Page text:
iPhone users in Canada can now start using their smartphones to pay for purchases with the use of Apple’s one-year-old mobile payment service. Consumers in the United Kingdom also get the service today while Australians have to wait until Thursday.
Apple ups the ante in the mobile retail race as Apple Pay’s release in Canada come only a few months after Google launched Android Pay, the search engine’s own tap-and-pay service. Samsung also has its own service called Samsung Pay.
Samsung Pay and Android Pay are available to Android phones while Apple Pay works with iOS devices.
Americans got a head start. Apple Pay was available to them back in October 2014 where the service now accepts Visa, MasterCard, American Express and Discover card. Retail brands south of the border like Disney, Foot Locker, Subway, McDonald’s and even Uber has been using Apple Pay.
Apple Pay is supported on the iPhone 6 and the iPhone 6S. The service is also available on the older iPhone 5 in conjunction with the Apple Watch. The service is also compatible with iPad Pro, iPad Air 2, iPad mini 3 and iPad mini 4.
The Apple Web site says there are more than one million stores accepting Apple Pay.
Mobile payment hurdles
However, Canadian retailers seeking to get on the Apple-based mobile commerce bandwagon are likely to encounter some hurdles.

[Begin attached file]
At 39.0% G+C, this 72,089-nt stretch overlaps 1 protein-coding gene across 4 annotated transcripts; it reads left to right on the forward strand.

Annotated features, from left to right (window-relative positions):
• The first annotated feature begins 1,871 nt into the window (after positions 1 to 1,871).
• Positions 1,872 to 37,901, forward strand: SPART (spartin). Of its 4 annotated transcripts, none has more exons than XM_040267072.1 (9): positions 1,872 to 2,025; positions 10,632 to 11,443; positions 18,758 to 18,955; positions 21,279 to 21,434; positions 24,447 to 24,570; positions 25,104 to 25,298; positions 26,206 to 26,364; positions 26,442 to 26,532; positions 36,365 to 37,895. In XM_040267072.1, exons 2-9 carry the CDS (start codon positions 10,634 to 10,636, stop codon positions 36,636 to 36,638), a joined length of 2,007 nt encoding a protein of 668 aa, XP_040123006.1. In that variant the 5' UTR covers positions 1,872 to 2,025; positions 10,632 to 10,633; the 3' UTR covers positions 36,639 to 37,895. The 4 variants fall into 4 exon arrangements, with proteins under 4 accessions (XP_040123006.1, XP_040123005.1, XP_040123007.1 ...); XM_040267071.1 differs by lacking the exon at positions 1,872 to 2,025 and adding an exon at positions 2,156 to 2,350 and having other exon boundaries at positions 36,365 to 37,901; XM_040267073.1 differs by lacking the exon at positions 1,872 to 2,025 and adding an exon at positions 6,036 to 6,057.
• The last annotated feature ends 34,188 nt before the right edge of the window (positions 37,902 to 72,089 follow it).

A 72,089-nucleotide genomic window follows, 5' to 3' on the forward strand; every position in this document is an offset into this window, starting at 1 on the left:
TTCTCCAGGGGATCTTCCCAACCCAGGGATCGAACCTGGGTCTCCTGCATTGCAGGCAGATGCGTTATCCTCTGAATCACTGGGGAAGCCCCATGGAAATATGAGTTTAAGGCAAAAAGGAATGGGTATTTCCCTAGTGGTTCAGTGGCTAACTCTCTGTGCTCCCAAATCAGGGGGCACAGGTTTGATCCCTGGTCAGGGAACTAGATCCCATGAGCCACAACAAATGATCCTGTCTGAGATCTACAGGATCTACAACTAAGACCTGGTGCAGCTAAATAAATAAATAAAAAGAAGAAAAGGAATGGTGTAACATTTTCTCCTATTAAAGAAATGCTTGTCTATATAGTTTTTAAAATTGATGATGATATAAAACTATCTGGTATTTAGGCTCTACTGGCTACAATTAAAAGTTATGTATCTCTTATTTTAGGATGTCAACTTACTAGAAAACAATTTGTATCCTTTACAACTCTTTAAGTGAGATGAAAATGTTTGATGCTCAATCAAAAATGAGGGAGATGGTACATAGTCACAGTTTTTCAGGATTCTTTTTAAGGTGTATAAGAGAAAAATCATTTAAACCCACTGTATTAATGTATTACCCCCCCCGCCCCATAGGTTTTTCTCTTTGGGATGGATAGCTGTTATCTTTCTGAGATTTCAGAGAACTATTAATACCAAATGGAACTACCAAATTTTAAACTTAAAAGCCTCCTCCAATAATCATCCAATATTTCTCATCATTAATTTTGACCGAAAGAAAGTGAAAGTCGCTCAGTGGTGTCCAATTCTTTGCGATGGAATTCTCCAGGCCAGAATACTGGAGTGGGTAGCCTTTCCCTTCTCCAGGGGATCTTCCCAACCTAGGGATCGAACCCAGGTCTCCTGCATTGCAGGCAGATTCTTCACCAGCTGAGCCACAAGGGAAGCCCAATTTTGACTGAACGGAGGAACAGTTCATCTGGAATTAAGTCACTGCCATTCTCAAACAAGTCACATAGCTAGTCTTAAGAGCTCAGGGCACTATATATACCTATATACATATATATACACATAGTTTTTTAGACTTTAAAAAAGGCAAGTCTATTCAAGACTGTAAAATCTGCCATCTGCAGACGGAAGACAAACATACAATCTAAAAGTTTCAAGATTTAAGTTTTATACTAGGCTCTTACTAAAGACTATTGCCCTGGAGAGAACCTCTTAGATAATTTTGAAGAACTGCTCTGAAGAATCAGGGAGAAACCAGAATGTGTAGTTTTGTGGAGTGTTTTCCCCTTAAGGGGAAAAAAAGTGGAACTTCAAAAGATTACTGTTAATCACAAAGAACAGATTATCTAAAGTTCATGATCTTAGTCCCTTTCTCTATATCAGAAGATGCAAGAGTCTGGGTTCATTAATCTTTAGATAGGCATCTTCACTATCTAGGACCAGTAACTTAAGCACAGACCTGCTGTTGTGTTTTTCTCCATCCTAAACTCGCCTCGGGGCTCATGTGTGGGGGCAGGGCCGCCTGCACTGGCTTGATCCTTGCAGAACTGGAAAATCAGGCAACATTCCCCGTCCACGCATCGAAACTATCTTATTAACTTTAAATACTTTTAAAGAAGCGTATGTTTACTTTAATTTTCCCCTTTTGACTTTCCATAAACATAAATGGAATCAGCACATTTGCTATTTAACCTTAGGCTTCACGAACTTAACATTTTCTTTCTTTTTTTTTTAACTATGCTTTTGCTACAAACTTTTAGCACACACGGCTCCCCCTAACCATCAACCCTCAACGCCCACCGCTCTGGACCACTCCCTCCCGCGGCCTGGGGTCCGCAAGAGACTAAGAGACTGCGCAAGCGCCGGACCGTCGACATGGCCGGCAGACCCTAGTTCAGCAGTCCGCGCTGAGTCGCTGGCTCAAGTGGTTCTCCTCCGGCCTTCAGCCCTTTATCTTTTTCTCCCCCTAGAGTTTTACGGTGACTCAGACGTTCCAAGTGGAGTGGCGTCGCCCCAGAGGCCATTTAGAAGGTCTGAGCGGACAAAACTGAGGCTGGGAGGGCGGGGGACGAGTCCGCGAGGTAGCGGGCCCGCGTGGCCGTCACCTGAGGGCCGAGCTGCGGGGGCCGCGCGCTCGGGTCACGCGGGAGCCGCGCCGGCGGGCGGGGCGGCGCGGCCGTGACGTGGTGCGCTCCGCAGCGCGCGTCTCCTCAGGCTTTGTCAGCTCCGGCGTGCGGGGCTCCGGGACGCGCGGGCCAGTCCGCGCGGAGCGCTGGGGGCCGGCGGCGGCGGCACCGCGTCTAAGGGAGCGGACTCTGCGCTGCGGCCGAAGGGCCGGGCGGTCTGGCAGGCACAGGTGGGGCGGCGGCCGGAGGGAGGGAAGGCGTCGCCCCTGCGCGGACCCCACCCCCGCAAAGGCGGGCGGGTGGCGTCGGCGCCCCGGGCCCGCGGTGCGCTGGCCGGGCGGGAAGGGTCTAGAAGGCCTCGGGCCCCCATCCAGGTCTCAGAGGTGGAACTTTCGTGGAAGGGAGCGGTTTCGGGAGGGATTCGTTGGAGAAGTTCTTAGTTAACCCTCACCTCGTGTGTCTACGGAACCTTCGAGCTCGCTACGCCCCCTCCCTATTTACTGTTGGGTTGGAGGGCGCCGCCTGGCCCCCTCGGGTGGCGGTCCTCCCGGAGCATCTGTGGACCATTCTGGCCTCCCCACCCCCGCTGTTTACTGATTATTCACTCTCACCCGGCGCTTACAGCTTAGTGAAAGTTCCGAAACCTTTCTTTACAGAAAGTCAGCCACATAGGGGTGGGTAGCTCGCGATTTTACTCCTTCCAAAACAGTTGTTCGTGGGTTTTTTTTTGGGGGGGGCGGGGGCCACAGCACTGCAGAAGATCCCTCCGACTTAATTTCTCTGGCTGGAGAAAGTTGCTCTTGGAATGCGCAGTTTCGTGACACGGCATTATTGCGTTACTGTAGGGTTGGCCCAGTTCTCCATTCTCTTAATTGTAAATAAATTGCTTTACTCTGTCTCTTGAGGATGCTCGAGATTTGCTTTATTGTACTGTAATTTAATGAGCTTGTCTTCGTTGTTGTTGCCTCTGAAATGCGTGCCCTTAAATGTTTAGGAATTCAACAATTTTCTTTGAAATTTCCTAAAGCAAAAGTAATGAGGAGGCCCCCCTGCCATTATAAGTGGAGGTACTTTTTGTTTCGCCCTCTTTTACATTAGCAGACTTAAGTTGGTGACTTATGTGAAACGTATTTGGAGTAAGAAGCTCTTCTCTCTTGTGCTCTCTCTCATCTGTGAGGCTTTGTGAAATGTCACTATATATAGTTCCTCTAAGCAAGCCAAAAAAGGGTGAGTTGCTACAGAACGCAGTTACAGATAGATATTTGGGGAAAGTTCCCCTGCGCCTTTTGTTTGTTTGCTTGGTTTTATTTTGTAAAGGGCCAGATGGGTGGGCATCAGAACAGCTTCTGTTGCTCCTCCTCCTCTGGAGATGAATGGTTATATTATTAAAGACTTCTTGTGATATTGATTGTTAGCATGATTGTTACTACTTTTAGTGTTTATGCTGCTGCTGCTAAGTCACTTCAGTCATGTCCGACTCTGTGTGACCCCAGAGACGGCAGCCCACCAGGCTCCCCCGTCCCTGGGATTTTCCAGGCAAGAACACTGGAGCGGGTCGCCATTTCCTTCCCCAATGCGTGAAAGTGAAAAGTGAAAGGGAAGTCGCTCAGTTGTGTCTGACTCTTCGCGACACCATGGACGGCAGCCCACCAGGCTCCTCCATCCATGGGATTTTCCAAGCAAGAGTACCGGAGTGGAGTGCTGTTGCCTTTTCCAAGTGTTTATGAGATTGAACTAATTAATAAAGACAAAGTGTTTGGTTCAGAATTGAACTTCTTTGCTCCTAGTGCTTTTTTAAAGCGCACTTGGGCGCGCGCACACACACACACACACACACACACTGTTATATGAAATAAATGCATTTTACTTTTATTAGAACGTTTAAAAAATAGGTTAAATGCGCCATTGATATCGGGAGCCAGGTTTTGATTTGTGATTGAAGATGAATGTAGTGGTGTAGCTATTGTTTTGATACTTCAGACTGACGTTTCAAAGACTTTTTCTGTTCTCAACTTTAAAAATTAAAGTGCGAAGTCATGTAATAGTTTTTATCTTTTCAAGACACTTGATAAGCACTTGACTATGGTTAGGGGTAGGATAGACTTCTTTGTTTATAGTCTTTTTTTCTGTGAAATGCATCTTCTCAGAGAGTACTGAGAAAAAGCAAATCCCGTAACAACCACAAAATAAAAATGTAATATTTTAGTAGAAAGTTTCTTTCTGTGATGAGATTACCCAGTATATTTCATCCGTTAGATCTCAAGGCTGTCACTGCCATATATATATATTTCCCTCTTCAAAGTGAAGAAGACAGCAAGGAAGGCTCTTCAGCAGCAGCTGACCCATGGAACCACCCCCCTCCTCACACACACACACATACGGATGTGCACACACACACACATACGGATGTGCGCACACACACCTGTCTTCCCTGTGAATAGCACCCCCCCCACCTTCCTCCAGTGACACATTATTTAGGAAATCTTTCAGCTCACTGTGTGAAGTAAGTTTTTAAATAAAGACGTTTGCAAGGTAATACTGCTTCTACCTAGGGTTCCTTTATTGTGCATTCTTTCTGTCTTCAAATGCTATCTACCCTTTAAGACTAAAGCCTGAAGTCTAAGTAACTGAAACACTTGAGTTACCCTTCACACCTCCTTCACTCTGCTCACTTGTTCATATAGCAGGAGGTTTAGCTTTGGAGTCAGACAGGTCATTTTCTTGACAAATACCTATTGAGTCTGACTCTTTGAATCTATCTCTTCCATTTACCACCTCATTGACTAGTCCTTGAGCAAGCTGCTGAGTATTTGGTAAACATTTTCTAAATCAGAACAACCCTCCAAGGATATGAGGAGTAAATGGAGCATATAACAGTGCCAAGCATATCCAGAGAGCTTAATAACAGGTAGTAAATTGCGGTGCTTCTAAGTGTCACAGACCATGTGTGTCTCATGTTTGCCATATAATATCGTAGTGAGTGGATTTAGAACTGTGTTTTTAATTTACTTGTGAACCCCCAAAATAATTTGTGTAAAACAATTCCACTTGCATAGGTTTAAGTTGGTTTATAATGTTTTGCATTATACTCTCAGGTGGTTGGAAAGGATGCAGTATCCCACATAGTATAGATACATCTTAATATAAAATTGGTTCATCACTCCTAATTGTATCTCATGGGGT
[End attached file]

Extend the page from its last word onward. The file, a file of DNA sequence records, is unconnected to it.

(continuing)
For mobile payment systems to gain momentum, service providers need to have more tap payment machines available in both small and large retail stores.
For instance, in the United States, there were around 200,000 tap-enabled machines last year.
That number is expected to grow to 1.5 million this year, but it still leaves several millions of retailers operating with older machines.
In Canada, tap-to-pay appears to be more readily available in gas stations, coffee shops, restaurants and some retail chains.
However, more retailers need to upgrade their existing systems to accept mobile payment services from different providers in order for mobile retail commerce to really gain traction.
News of Apple Pay’s introduction came by way of American Express which admitted to journalists that the service was available in Canada beginning Nov. 17.
Jennifer Bailey, vice-president for Apple Pay, was quoted as saying that Apple is starting with American Express in Canada because the company is a card issuer and payment network operator making it easier to coordinate transactions. In the case of Visa and MasterCard, individual banks issue the cards and each bank has their own set of rules for verifying customer identity.
Cash to cards to phones
Perhaps the most resistant obstacle that services like Apple Pay, Google Pay, and Samsung Pay will encounter is a non-technical one.
It took years for consumers to switch from cash to credit cards and debit cards and it’s only recently that chip-enabled transaction to become common place.
The notion of paying for goods and services using a mobile phone has been bandied about in North America for about a decade now. It would be interesting to find out how rapidly Canadian’s will be willing to leave their wallets in their purses and pants pocket and whip out their phones instead.
Maybe it won’t be too long. The iconic Canadian Tire money did go mobile just a few months ago.
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